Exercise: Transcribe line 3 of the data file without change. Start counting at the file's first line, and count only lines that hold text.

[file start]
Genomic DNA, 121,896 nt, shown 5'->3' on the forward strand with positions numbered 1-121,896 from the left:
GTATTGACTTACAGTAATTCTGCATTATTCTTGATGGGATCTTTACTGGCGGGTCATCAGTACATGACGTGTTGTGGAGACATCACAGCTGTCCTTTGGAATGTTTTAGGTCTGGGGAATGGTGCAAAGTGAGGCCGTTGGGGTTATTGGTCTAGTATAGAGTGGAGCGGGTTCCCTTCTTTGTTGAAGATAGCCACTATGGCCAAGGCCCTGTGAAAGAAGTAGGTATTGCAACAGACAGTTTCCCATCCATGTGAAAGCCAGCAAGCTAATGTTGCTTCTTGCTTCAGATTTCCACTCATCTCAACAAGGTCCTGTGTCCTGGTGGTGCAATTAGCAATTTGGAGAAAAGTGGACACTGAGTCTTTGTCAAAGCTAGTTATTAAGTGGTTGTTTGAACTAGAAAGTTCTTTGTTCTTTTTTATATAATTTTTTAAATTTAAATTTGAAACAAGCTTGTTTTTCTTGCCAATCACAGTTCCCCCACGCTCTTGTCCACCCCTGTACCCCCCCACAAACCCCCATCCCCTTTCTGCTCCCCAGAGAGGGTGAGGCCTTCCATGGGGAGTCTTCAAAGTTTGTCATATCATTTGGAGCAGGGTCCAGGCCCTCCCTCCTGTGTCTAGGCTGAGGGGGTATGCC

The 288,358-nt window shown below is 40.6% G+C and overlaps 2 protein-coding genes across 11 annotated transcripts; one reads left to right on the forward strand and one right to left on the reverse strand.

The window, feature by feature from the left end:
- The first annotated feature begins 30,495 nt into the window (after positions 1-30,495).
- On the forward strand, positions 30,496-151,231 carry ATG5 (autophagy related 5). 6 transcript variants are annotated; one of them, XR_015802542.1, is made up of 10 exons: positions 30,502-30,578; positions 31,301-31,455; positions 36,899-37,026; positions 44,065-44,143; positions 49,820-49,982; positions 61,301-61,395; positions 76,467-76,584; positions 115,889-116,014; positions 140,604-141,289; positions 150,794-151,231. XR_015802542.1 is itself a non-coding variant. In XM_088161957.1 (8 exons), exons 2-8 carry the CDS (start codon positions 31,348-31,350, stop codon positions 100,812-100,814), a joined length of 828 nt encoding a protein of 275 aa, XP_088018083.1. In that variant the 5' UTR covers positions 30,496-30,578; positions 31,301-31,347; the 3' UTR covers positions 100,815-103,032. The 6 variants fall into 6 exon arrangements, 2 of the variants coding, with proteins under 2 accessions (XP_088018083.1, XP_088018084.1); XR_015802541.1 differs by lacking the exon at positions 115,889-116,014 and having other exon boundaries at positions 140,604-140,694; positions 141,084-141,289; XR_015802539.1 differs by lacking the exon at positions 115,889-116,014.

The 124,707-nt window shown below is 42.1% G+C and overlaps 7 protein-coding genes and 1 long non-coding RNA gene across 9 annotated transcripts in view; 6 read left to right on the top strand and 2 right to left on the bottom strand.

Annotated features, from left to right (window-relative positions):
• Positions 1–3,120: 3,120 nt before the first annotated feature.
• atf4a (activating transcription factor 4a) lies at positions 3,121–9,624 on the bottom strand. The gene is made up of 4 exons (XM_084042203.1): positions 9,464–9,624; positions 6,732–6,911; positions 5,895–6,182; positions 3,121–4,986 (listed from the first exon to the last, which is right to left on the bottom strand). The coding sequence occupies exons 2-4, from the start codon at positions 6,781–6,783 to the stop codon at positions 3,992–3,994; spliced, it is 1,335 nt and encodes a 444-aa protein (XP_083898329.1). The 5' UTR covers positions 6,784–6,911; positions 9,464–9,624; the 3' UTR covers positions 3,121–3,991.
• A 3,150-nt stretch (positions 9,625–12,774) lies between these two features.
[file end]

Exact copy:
The 288,358-nt window shown below is 40.6% G+C and overlaps 2 protein-coding genes across 11 annotated transcripts; one reads left to right on the forward strand and one right to left on the reverse strand.